and, my favorite, The Hilarious: "At this one party in college, in a frat house basement, I remember a group of ladies drinking Franzia.  I can't recall the vintage but do remember they'd ripped open the box and removed the five liter plastic bladder of Chardonnay.  They drank directly from the spigot.  They called this game 'slap the bag.' I tried some.  Still don't have any pairing suggestions. Condoms?"
Vive le différence!

Tuesday, February 19, 2013

Pasanella & Son

I have been quiet here lately.  Superbowl sandwiched between two weekends of Mardi Gras festivities will tend to do that : little time or inclination, less reading and not much in the way of great wine consumed.
My brother and his wife finally got out of their previous lease and moved into a new place in Jersey City recently and it reminded me of the Sandy disaster that seems so long ago to those of us not surrounded by the continuing struggle.  I was also reminded that I never wrote about my visit.
I was in New York City shortly after the storm devastated the area for a birthday weekend and decided to make a trip to South Street Seaport to support Pasanella & Son.  Having recently read Marco's entertaining book, Uncorked (look for a review here soon), and seeing that their website announced being open for business despite suffering extensive flooding, by brother and I headed out on an adventure.
The area was indeed a mess, complete with moldy smells all too reminiscent of Katrina for me, but Pasanella was indeed open.  They seemed surprised to have visitors though and were only offering the three wines they make in Italy.  Although I was a bit disappointed to not be able to wander the shelves and explore, I bought one of each and they encouraged a return in a few days when they expected to be fully operational.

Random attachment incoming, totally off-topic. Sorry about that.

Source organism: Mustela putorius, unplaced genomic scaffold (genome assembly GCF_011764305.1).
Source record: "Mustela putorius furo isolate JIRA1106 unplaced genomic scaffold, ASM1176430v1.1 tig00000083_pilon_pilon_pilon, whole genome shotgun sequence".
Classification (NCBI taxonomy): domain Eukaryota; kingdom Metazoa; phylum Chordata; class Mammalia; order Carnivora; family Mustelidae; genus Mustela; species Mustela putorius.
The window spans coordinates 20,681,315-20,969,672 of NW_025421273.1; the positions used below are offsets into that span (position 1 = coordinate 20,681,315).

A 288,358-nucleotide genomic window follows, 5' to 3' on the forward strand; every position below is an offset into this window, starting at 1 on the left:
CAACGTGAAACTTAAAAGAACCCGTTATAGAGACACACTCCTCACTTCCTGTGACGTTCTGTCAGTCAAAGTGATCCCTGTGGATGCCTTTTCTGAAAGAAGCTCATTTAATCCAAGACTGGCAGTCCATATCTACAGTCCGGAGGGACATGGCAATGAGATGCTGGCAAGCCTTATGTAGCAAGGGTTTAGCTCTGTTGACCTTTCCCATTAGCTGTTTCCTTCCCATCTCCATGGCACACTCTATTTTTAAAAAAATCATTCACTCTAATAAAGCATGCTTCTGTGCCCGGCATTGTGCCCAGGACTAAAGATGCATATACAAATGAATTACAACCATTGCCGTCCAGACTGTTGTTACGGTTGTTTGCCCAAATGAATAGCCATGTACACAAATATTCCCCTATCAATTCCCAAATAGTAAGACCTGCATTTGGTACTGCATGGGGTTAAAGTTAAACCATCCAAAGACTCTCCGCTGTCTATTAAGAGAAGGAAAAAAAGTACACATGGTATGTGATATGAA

All the wines are organic and sourced from Maremma in Tuscany.  Here are my reviews:
The Bianca was a 2011 made from 100% vermentino.  Citrus, floral notes with an almost lemon curd feel but crisper and lighter than that implies.  It was tactile, juicy and featured an impression of sweetness due to mouthwatering acidity.  Impressive, I would buy lots of this!
Rosato 2011 displayed strawberry and was a bit simple on the palate but with blazing acidity.  I found it nearly too much and I love acid in wines.  This only meant an adjustment: don't drink this at the pool, drink this with food.  We had steak that night and it paired brilliantly.
Rosso 2010 is 100% sangiovese and had loads of the dry cherry style expected, but so rarely delivered at a reasonable price! Medium weight, cherry middle and dry but not tough.  Hallelujah!
For just under $120/case these wines are a steal.  The Rosato appears to be sold out but the others are in stock and available. Pasanella wines (I have not tried the sparkling wine yet)
Thanks to Pasanella & Son, can't wait to visit under normal conditions...although now you will have a harder time talking me out of your "house wine."